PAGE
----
EXAMPLE 2 In accordance with the general procedure outlined in Example 1 the preparation of compositions and shaping them into tablets were also attempted at various ratios of water to water soluble organic compound (isopropanol) in the slaking mixture and it was found that when the organic compound comprises 100, 90, or 70% of the liquid portion of the slaking mixture, the samples would not tablet satisfactorily indicating that there was insufiicient conversion of the magnesium oxide to magnesium hydroxide in the slaking step. Thus, a maximum of 70% by volume of the organic compound in the solution mixture during slaking is permitted to produce a suitable composition for shaping.
EXAMPLE 3 Compositions produced using O-10% by volume of the organic compound in the liquid portion of the slaking mixture will result in conversion of from about 100% to about of the magnesium oxide to the hydroxide form and the exothermic heat resulting is so great that the temperatures rise above 212 F. with substantial quantities of water evolved as steam. The compositions tend to set up quickly and are diflicult to further process. Moreover, while the compositions shaped into tablets show acceptable density and strength the surface areas are very low and the activity of the resulting pellet is below acceptable values.
Thus, having described the invention in detail it will be understood by those skilled in the art that various modifications may be made without departing from the spirit and scope of the invention described herein and in the appended claims.
1. A process for producing a shaped magnesium oxide composition comprising the steps of:
(A) slaking particulate magnesium oxide in an aqueous solution containing from about to 70% by volume of a water miscible volatile organic compound selected from alkanols or ketones to convert between about to about 85% by weight of the magnesium oxide to magnesium hydroxide,
(B) drying the resulting slaked mixture to a wetness of about 5% to about 18% by weight at a temperature below a temperature at which the magnesium hydroxide is converted back to magnesium oxide,
(C) granulating the dried mixture and compacting the mixture into the desired shape, and
(D) calcining the shaped mixture at temperatures in the range of 550 F. to 850 F. to convert magnesium hydroxide back to magnesium oxide to the extent that the final shaped composition contains about to about by weight magnesium hydroxide.
2. A process according to claim 1 wherein the initial slaking mixture is formed by adding 40% to by weight magnesium oxide to 30% to 60% by weight of the aqueous solution.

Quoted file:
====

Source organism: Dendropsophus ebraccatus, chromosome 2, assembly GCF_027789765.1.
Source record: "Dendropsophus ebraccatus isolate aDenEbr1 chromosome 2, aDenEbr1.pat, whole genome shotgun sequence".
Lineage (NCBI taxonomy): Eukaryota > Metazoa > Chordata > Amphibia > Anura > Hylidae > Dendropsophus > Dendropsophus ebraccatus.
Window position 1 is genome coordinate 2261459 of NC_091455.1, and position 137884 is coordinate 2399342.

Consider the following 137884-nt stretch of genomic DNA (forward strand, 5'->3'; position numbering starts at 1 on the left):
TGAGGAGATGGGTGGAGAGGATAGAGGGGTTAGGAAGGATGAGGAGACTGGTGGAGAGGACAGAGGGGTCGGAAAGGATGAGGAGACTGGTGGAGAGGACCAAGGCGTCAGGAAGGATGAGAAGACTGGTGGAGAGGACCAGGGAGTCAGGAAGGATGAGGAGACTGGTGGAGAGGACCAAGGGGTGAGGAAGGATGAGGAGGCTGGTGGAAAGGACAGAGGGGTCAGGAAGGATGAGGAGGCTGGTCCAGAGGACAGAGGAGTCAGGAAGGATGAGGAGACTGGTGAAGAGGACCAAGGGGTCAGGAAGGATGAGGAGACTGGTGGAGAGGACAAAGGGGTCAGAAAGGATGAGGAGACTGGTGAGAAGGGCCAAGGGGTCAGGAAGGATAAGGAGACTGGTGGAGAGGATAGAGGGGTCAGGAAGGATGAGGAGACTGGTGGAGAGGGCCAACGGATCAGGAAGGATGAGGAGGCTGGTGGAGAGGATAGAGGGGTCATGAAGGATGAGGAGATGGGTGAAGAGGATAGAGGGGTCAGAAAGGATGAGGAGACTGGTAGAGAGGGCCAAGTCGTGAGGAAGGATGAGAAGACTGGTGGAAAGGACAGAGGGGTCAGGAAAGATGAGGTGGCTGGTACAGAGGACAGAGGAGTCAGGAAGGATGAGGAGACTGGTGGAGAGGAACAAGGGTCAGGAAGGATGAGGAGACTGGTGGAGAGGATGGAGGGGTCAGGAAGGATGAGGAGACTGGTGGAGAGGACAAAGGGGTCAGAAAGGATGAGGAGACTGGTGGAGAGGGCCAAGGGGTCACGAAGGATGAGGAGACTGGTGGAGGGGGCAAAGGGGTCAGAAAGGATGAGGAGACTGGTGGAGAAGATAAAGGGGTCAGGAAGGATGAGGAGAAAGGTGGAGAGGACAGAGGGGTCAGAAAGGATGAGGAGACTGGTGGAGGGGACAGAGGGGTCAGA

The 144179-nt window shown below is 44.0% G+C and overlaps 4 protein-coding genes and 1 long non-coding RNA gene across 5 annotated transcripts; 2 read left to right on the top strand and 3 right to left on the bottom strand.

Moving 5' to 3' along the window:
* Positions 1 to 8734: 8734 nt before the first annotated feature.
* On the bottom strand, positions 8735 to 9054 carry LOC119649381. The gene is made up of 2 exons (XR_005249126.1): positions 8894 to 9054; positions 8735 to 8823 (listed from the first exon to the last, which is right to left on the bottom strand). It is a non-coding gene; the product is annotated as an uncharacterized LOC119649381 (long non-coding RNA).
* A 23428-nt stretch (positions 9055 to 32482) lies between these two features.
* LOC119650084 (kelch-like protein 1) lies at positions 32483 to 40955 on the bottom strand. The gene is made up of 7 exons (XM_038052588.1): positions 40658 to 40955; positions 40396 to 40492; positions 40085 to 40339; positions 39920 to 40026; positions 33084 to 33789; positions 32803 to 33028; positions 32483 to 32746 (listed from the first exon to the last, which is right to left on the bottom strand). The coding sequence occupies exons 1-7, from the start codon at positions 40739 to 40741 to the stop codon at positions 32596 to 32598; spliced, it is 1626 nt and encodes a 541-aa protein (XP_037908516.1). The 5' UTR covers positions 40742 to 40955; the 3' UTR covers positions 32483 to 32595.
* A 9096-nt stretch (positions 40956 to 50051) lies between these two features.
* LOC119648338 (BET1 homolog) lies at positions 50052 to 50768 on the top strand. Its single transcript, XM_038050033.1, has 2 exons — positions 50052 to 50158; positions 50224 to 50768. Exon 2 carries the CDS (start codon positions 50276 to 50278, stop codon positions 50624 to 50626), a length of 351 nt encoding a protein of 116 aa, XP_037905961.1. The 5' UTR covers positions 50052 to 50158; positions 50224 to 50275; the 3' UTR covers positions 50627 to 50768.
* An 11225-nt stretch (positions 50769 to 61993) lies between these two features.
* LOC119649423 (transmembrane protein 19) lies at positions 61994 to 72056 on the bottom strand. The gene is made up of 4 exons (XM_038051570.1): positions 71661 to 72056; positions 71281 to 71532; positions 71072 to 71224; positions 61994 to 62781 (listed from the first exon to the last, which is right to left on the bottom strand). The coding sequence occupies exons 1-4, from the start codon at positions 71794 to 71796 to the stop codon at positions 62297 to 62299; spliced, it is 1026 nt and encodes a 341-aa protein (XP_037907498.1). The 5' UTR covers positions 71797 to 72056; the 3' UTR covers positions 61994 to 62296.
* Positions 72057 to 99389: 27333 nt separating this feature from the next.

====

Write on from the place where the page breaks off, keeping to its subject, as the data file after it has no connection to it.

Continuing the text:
3. A process according to claim 2 wherein the aqueous solution comprises 40% to water and 10% to 60% of a water miscible volatile organic compound.
4. A process according to claim 1 wherein the water miscible volatile organic compound is an alkanol having 1 to 8 carbon atoms, a ketone having the formula wherein each R is an alkyl group having 1 to 8 carbon atoms, or mixtures thereof.
5. A process according to claim 4 wherein the water miscible volatile organic compound is isopropanol.
6. A process according to claim 1 wherein the dried mixture is compacted into pellet form prior to calcining.
7. A process according to claim 1 wherein a promoter is added to the mixture before compacting.
8. A process according to claim 7 wherein the promoter is manganese oxide or manganese sesquioxide.
9. A calcined magnesium oxide composition pellet produced in accordance with the process of claim 1 and having a surface area of at least about 160 m. /gm., a crush strength of at least 5 lb. and a density of at least 1.2 gm./cc.
References Cited UNITED STATES PATENTS 2,767,221 10/ 1956 Ballard et al 252-475 X 2,234,367 3/1941 Chesny 252475 X 3,305,311 2/i196'7 Mayer et al. 423- X DANIEL E. WYMAN, Primary Examiner W. J. SHINE, Assistant Examiner US. Cl. X.R.
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|U.S. Classification||502/324, 423/155, 423/635, 423/640, 23/313.00R, 423/164, 23/313.00P|
|International Classification||B01J21/10, C01F5/16, C01F5/02, B01J2/02, B01J23/34, B01J37/00|
|Cooperative Classification||C01F5/02, C01F5/16, B01J37/0009, B01J23/34, B01J37/00, B01J21/10, B01J2/02|
|European Classification||B01J37/00, B01J37/00B, B01J23/34, C01F5/02, B01J21/10, B01J2/02, C01F5/16|